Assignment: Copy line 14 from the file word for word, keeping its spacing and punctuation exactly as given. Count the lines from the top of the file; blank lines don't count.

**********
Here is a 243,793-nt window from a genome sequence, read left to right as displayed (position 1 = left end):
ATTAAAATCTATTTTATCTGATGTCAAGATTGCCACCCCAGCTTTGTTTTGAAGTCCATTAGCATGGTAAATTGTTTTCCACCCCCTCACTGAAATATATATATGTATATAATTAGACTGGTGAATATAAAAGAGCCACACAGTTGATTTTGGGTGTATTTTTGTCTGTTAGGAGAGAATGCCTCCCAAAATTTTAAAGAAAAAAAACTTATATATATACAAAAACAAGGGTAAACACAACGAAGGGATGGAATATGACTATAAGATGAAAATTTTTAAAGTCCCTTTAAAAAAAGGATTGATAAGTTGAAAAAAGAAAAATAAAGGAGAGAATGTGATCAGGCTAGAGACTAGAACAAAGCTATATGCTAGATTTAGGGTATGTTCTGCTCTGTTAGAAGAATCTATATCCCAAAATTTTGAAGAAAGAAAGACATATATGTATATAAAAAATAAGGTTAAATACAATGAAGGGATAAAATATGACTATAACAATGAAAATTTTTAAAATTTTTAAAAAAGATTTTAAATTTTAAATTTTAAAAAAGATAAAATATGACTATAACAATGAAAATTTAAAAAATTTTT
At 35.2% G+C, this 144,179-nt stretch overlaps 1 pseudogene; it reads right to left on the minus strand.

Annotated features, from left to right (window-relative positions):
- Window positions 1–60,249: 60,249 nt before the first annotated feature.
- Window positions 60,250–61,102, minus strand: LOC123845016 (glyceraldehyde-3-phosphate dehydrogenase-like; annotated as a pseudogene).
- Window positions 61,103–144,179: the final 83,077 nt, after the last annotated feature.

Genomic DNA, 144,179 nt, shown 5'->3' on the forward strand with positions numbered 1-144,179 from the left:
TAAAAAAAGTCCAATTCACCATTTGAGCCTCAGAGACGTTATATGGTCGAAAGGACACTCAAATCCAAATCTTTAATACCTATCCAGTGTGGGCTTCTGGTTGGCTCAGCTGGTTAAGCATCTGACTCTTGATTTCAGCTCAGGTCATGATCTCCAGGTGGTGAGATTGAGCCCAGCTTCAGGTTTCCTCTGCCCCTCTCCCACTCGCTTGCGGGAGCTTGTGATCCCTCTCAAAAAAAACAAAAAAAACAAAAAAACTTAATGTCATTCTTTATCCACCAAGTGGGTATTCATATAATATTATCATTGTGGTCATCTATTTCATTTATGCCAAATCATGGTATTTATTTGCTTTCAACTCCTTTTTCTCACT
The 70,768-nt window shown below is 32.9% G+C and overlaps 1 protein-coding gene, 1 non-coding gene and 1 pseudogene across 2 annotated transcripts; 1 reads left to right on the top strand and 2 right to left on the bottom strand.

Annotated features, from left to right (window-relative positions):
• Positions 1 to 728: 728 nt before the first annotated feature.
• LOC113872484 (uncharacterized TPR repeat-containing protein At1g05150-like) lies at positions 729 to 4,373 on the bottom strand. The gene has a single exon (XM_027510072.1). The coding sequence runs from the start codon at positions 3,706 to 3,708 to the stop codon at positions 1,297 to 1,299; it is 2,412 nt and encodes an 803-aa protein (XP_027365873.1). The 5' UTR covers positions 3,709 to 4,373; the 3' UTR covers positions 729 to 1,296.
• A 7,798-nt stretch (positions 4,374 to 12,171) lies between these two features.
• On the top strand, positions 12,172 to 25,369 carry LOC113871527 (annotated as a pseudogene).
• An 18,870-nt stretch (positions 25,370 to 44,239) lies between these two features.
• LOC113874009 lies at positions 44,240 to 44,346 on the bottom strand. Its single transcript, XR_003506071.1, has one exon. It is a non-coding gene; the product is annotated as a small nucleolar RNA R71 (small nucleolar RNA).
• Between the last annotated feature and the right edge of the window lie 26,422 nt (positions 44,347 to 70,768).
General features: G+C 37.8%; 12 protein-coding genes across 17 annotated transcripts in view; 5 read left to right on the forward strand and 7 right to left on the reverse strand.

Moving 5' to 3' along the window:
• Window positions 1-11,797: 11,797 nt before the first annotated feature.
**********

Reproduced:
• A 7,798-nt stretch (positions 4,374 to 12,171) lies between these two features.